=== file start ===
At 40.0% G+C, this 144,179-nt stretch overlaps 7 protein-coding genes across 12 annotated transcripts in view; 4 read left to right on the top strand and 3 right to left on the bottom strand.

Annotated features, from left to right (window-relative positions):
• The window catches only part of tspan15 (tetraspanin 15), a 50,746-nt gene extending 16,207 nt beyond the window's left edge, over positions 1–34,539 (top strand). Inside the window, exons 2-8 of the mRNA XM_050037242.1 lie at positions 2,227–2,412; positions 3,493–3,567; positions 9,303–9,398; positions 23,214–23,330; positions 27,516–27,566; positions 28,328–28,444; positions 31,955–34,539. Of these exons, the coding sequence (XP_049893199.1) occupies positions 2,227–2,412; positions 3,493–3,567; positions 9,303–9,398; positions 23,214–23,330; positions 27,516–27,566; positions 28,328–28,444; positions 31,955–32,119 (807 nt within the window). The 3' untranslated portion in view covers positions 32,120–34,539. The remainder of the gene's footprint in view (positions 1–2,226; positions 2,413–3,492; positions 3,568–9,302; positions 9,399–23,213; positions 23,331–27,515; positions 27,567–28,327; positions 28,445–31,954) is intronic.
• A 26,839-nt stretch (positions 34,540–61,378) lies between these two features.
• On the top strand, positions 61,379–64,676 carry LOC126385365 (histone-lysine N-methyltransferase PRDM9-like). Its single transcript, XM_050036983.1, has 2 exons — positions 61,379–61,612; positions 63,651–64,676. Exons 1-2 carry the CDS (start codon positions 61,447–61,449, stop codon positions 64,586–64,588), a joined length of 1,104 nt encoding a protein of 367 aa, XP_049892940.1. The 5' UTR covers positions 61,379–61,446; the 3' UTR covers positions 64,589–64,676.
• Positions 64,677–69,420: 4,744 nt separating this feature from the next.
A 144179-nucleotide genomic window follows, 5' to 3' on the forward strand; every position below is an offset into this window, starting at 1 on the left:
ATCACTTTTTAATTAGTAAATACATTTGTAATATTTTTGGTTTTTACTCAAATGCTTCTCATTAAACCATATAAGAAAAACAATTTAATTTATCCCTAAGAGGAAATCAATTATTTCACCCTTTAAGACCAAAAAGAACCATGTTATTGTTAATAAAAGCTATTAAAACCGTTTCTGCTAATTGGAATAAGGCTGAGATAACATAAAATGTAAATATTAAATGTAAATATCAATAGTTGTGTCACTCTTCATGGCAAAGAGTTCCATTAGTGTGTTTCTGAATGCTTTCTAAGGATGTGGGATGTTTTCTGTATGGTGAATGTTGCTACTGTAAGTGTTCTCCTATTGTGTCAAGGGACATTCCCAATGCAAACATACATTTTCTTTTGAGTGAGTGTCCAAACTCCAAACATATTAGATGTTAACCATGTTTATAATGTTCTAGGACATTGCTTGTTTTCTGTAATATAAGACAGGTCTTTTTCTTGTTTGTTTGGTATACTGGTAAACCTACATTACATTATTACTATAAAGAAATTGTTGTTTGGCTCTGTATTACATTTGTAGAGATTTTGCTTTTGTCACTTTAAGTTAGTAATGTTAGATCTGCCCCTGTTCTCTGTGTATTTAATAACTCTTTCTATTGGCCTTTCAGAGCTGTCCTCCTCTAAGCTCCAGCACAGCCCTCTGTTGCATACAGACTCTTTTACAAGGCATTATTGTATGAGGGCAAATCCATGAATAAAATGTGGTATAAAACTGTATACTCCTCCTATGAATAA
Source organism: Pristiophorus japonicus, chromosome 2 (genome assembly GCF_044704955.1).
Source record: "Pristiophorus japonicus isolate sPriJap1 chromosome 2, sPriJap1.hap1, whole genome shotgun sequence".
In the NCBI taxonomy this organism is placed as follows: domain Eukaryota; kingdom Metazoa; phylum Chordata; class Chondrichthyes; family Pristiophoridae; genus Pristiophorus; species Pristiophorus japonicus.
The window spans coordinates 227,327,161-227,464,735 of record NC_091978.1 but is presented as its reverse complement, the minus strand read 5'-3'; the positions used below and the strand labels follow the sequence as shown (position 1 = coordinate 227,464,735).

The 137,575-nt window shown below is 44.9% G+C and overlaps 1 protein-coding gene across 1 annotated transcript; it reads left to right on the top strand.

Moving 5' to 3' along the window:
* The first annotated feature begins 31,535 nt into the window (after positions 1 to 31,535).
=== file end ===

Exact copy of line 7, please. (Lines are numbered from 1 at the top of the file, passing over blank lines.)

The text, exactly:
A 144179-nucleotide genomic window follows, 5' to 3' on the forward strand; every position below is an offset into this window, starting at 1 on the left: